Wired: Who else was involved in making this movie with you?

Knight: James Cameron had this person that was sort of his right arm, named Haley Jackson. When I decided I was going to get into film production, I said, "May I borrow you to go to a space shuttle launch?" Another person who got involved is Buzz Hays, who at the time was the senior VP of technology at Sony Pictures and developed their 3-D technology center.

Wired: You started off wanting to make this iconic film about the end of the shuttle program, and at some point, it evolved into "what's coming next."

Knight: Yeah, I realized that we couldn't end the movie with "12,000 people were laid off." It just wasn't going to be a happy ending. Look at all the cool stuff that people are doing. So we sort of called it "the hopeful future," which includes all these amazing people that are taking their deep fortunes and spending them on building spacecraft. "Hopeful future" was a bit wishy-washy sounding, so I eventually decided to call these people "the new pioneers." I thought about calling them the "new mavericks," but I didn't want them to be confused with Tom Cruise in "Top Gun."

When you start looking at the panoply of spaceflight, it's actually humongous. I said, let's just talk about the new pioneers that are doing orbital spaceflight with the possibility of putting people up there.

Wired: Your movie has footage from a camera on the space shuttle's boosters. Is that in 3-D?

Knight: That's called RocketCam. We're going to take some of it and dimensionalize it (make it into 3-D). We actually have talked to NASA about putting a stereoscopic RocketCam on there, but it would probably cost all the money we've ever spent on this collectively to put another RocketCam on the outside surface of an object that can go 18,000 miles an hour.

Wired:  You were able to get pretty exclusive access to some events, such as the first two SpaceX Falcon 9 rocket launches. How did you convince them to let you film?

Knight: I knew people. They just sort of called me a 'contractor.' When I got to the third launch, where Dragon capsule docked with the space station, they opened it up. And there were hundreds of reporters and photographers.

Wired: What do you still have left to do on the film?

Knight: This summer, we're going to be filming the interviews. We filmed all the stuff that's never going to happen again: launches, landings, that kind of stuff. And now we're going into the phase that's a lot calmer.

Wired: Is this a one-off project, or are you going to keep documenting it?

Knight: There are a lot of people saying, Why don't you make a sequel called "The New Pioneers?" Why not? There's so much still coming. It's going to take a few years before SpaceX can realistically start sending humans up there. As that approaches, it's going to be really exciting.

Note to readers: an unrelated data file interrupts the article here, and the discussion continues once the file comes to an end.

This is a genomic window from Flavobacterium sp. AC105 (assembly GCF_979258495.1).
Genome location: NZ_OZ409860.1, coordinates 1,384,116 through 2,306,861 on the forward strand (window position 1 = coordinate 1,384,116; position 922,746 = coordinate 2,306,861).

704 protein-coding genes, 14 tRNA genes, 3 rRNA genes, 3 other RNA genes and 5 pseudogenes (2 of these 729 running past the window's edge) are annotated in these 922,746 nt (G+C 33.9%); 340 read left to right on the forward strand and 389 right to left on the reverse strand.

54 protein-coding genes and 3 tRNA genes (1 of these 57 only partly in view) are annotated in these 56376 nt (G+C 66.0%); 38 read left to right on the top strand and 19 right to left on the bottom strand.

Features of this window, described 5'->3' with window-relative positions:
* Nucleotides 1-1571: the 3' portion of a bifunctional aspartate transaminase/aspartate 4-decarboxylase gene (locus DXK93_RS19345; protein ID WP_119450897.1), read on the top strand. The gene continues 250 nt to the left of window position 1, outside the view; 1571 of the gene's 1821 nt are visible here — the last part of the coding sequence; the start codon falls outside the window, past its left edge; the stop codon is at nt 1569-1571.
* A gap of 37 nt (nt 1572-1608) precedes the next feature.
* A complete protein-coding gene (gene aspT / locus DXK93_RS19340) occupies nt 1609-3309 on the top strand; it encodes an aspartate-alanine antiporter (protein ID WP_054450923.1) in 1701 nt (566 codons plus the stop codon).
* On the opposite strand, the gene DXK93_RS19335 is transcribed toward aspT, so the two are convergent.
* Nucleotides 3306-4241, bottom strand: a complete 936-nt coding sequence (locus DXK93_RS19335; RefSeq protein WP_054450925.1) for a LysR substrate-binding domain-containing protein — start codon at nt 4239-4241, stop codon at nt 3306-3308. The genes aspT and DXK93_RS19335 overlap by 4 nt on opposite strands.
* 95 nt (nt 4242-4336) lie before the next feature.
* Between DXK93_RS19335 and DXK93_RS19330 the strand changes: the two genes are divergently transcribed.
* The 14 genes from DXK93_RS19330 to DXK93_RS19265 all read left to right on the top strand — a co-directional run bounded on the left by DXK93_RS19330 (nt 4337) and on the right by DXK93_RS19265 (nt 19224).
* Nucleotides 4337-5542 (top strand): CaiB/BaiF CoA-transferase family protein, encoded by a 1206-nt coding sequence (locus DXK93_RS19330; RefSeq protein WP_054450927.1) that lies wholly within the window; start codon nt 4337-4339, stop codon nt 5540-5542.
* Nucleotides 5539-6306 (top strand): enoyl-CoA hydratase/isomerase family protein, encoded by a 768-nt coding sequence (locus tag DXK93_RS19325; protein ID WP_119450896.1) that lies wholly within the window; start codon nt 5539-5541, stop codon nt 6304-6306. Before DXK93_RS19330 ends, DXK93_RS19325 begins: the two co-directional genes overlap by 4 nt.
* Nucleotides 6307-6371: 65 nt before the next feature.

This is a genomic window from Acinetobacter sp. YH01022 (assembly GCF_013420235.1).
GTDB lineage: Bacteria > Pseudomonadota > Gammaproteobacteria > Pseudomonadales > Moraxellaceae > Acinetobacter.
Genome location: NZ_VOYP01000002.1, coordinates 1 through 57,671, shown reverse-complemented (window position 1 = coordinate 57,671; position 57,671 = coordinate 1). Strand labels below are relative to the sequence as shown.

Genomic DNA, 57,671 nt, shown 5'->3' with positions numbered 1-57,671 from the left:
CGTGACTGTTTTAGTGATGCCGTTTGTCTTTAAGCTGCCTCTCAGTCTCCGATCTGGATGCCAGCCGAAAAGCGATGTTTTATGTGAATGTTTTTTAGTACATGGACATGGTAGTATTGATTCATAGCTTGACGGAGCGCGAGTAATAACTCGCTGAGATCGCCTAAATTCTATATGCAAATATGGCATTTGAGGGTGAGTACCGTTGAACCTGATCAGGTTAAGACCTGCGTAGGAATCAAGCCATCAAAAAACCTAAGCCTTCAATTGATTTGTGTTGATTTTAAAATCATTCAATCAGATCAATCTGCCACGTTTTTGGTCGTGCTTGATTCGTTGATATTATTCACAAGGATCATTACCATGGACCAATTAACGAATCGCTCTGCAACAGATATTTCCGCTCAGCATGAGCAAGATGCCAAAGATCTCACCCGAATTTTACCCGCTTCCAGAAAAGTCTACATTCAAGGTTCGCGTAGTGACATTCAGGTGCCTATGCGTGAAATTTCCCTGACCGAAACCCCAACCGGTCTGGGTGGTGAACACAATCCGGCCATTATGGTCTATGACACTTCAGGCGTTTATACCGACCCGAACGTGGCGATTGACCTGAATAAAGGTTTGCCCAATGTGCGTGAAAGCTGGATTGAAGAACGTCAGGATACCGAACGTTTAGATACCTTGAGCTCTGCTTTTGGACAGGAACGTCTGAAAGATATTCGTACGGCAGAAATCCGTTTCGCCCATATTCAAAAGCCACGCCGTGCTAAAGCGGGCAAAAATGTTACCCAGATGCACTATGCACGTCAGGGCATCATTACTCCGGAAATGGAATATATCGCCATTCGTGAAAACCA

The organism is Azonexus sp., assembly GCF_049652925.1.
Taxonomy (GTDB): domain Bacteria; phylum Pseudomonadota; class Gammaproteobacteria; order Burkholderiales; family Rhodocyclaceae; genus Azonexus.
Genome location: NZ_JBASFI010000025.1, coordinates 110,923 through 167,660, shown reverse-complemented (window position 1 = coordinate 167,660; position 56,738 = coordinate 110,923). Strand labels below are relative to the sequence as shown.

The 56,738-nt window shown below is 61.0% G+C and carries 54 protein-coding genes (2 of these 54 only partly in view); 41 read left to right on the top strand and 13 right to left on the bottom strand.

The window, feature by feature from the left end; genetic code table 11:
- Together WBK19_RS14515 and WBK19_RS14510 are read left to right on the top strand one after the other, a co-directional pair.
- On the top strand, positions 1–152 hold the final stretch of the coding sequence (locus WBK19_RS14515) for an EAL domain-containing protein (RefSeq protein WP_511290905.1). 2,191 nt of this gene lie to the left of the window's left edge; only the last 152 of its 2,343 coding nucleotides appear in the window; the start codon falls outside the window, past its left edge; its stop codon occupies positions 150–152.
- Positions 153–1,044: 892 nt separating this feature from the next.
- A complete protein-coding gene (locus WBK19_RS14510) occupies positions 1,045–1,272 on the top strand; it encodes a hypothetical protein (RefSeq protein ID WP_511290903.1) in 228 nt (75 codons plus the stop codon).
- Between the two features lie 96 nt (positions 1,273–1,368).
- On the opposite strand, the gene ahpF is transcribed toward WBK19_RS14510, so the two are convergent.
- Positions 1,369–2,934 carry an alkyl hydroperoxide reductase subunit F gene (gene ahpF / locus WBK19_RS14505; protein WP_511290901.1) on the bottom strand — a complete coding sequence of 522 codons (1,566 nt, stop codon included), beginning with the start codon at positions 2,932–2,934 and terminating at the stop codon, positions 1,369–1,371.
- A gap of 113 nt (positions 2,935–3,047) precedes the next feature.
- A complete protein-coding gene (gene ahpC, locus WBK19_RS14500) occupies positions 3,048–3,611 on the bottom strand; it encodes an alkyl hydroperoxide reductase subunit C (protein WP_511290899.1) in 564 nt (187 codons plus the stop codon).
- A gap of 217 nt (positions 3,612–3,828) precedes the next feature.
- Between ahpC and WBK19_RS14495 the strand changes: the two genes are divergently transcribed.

Wired: How do you see the future of orbital human spaceflight?

Knight: Here's an analogy: What do you need to build a hotel? You need materials, and you need big trucks and construction equipment. In order to build the International Space Station, we needed a "truck" — and that's the space shuttle. When the hotel opens, you don't see trucks in front — you don't need them. What's in front, once the hotel opens? Taxis, private cars, limousines. So now we're switching to [private] vehicles — a SpaceX Dragon capsule, the Soyuz capsule out of Russia.

What came out of the X-prize flights of SpaceShipOne in 2004 is that Sir Richard Branson and Burt Rutan built SpaceShipTwo, which is a lot bigger, and about 500 people have booked to go on it.

Wired: Are you planning to go up on SpaceShipTwo?

Knight:  I am. It'll probably be years away because there are so many people in front of me.

One thing I think is super interesting is something Paul Allen is doing with Burt Rutan and SpaceX, which is Stratolaunch. A gigantic version of SpaceShipTwo, it will be the biggest airplane in history. The way SpaceShipTwo works is that you lift the flying machine up to a high altitude and then you turn it on and go. SpaceX is going to build the rocket that hangs from the giant machine. That would literally have the effect on spaceflight that Moore's law and Intel did on the evolution of microprocessors: It would be an order of magnitude cheaper. And that's in our film.

Wired: What about luxury spaceflight?

Knight: Bob Bigelow (of Bigelow Aerospace) is now building big inflatable hotels that compact into the nose of a SpaceX rocket. And there have been a handful of "space tourists" who have spent a minimum fee of $20 million to train for six months in Russia and live for a week on the Space Station.

Wired: How has making this movie affected your view of manned spaceflight? Are you more pessimistic or optimistic now?

Knight: I've never diminished my optimism for private space flight. In the beginning I think I had a typical perspective on the [end of] the space shuttle program: What's wrong with those people? Now there's Elon Musk. SpaceX is the "Wild Wild West." I've been in so many startup companies, I immediately recognized that vibe. It's just like, "Get 'er done."

Wired: So in this movie, you want to inspire people about the process of getting up there?

Knight: You can't just have the ability, you have to have the fuel: money. So, anything that helps the public and eventually legislators understand what this is all about is really helpful. I think one of the reasons we didn't see Congress fund an obvious next step after the shuttle program is that nobody was really telling them about it.

The NASA party line is, We're now going to leave low-Earth orbit to private enterprise and the other partners in the station. NASA will now focus on its two primary missions. One is deep space exploration using robotic machines, including the new Mars rover and Voyager I. And the other is manned space missions. The mission is, first we're going to go land on an asteroid, and after that, we're going to Mars. Elon wants to go to Mars, NASA wants to go to Mars, President Obama wants to go to Mars, everybody wants to go to Mars!